The CTU will join with citizens calling for an Elected Civilian Police Board in addition to its Elected Representative School Board. Educators will call on the mayor and the City Council to adopt progressive revenue options to fund public schools and to take a moral stand for the city’s more than 300,000 public school students by fighting for revenue, ensuring safe and healthy school buildings, restoring special education cuts, and ending toxic deals and contracts that cripple working families.

Teacher Unions: ‘Bargaining for the Common Good’

by rachel m. cohen - the american prospect  |  June 16, 2016

This idea of “bargaining for the common good”—and working in partnership with local allies—is not a new idea for labor unions, but its potential has never been fully realized, and past efforts have not gone deep enough. One major obstacle has been that labor law tries to limit unions to bargaining just over issues of wages and benefits.

“Unions have been significantly hobbled by the legal regime, and a lack of imagination to challenge it,” says Stephen Lerner, a longtime labor organizer.

But now, partly because of the historic action the Chicago Teachers Union took in 2012, when its members went on strike not just for themselves, but also for increased public services for the broader community, more and more unions have started to reconsider their fundamental roles and responsibilities. By expanding their bargaining demands beyond wages and benefits, unions are recognizing that they can more fully support, and engage their community partners—and get those community groups to support them in return.

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50 years, one school: Meet Chicago Public Schools' longest-serving teacher

by gaynor hall - wgn news  |  June 15, 2016

These are tense times for Chicago Public Schools, with the threat of budget cuts, layoffs and strikes. But for thousands of CPS teachers, what goes on at City Hall or in Springfield doesn’t change the dedication to their students. And as WGN’s Gaynor Hall reports, Chicago’s longest-serving teacher is leading by example that every single day is a chance to change lives.

ILLUSTRATION: WGN story on James Fitzgerald

Chicago Teachers Union v. Board of Education Turnaround Case, Notice of Class Action Lawsuit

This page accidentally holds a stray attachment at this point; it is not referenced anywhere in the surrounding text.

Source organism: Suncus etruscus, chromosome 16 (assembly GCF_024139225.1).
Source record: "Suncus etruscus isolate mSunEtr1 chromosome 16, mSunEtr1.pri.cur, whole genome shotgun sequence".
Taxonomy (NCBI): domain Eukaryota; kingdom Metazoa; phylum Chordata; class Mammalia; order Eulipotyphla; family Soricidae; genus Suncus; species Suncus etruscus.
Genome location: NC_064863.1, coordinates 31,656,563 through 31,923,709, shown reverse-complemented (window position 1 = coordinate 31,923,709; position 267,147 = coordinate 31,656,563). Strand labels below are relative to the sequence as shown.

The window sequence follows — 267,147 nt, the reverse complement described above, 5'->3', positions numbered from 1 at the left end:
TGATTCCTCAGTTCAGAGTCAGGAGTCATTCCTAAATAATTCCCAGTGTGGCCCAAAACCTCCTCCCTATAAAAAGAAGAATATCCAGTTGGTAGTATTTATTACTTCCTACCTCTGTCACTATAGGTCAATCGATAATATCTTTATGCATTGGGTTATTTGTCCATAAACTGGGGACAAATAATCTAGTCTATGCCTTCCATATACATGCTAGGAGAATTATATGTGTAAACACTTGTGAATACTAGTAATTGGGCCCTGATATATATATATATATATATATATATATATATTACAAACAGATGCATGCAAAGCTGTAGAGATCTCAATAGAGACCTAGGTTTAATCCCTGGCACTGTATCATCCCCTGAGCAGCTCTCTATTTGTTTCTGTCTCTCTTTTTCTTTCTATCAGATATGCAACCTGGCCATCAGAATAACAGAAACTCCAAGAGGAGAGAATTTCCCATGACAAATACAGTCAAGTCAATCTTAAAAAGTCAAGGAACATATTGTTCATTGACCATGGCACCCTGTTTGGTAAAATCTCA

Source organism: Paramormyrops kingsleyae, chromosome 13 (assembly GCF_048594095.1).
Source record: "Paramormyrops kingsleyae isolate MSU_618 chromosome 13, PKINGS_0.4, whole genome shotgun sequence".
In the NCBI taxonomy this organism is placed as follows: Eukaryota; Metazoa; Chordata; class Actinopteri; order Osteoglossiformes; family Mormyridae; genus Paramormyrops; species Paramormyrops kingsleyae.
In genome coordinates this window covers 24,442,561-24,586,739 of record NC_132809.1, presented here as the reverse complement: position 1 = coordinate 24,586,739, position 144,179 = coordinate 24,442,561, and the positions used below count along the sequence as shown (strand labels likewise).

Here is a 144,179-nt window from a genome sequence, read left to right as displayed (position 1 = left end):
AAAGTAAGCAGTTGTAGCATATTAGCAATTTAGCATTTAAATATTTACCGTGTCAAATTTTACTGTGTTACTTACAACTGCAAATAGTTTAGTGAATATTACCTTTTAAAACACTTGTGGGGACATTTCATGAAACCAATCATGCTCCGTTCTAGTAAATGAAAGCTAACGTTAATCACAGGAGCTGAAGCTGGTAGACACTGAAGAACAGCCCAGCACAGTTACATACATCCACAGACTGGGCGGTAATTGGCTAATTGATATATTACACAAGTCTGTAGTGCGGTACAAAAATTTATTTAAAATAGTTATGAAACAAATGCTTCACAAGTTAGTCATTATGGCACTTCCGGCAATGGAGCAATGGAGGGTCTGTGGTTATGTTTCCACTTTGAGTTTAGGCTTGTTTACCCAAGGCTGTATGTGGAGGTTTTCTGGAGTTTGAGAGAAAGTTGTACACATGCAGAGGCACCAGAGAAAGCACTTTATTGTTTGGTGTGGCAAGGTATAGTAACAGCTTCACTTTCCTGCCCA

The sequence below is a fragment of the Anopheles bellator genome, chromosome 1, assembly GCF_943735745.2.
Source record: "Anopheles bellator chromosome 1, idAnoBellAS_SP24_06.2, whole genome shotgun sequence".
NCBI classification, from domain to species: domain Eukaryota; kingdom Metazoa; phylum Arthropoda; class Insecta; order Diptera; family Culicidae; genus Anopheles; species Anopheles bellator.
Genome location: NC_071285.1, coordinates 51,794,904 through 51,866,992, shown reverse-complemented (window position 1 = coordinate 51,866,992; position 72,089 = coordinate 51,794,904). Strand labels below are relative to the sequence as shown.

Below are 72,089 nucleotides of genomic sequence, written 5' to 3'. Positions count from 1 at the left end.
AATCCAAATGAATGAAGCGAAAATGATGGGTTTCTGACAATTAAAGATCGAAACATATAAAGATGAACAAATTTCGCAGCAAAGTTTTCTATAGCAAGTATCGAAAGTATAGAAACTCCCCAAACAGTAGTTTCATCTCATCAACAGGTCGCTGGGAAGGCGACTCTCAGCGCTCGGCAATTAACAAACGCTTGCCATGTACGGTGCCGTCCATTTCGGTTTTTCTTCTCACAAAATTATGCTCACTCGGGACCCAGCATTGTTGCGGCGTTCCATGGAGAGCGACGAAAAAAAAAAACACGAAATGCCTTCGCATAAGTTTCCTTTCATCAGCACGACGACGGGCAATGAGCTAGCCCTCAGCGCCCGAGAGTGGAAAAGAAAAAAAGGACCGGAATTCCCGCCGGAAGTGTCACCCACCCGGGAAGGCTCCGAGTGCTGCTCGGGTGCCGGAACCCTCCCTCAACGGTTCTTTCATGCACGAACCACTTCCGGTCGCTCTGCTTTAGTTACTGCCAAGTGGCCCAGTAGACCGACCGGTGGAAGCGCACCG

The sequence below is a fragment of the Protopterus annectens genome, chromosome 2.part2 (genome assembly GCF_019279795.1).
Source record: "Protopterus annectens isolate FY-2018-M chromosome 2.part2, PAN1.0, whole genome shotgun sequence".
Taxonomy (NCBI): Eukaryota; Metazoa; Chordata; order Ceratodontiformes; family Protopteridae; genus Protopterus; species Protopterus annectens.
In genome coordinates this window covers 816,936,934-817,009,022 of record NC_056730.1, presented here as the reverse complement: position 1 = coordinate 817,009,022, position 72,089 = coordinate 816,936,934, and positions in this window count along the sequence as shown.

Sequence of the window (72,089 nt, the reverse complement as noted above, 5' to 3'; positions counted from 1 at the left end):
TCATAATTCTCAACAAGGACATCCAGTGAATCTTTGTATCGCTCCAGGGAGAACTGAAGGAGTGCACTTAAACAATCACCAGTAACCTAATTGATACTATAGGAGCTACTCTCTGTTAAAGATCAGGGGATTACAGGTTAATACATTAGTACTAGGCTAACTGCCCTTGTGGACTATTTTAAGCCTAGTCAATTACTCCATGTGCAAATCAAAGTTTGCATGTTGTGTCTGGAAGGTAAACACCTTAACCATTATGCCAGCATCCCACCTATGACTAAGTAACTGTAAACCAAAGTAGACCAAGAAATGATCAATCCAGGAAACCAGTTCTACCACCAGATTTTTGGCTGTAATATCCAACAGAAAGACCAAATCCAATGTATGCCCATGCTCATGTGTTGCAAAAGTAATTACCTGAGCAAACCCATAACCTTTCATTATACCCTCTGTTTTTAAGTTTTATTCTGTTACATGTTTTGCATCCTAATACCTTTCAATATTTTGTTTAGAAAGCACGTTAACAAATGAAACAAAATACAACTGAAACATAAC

June 14, 2016

Chicago Teachers Union v. Board of Education Turnaround Case, Notice of Class Action Lawsuit

This lawsuit alleges that the Board engaged in a pattern and practice of racial discrimination against African American teachers and paraprofessionals who were members of the Chicago Teachers Union and were employed in any school or attendance center subjected to turnaround in 2012. The turnaround schools were Pablo Casals, Fuller, Herzl, Marquette, Piccolo, Stagg, Woodson and Wendell Smith, and Chicago Vocational and Tilden High Schools.

  1. Plaintiff’s First Amended Complaint and CBOE’s Answers
  2. Court Orders
  3. CPS Filings
  4. Plaintiffs’ Motion for Class Certification
  5. CTU v. BOE TA Class Notice

Local teacher finds success after parent mentor program

by Jacob Wittich - Chicago sun-times  |  June 14, 2016

When Ebelia Mucino, a kindergarten teacher at Avondale-Logandale Elementary School, immigrated to the U.S. from Mexico, she had no confidence. She moved to the U.S. illegally in search of a better life but struggled to learn and understand a new language.

Mucino said she barely spoke and felt like she did not know anything. She hesitated to get involved in her community because she didn’t think she was qualified.

Her attitude changed when she joined the Parent Mentors program through the Logan Square Neighborhood Association to volunteer at her children’s school.

“It empowered me, giving me the opportunity to find who I am, what I am and what I can do,” Mucino said. “I wouldn’t have known that I have this gift in me to be a teacher if I had not been in the classroom.”

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Teachers To Emanuel, Rauner: ‘Not One More Cent In Cuts’

by Bob Roberts - CBS Chicago  |  June 13, 2016

As Mayor Rahm Emanuel called on Governor Bruce Rauner and state lawmakers to provide more money for the Chicago Public Schools, teachers at a meeting on the South Side said the mayor has done little to help matters.

Chicago Teachers Union organizer Matthew Luskin told the more than 100 teachers who attended a summit at the National Teachers Academy at 55 W. Cermak Rd. the mayor has sat on his hands, and has chosen to make cuts at CPS, when efforts should have been made to increase revenue.

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Chicago Teachers Union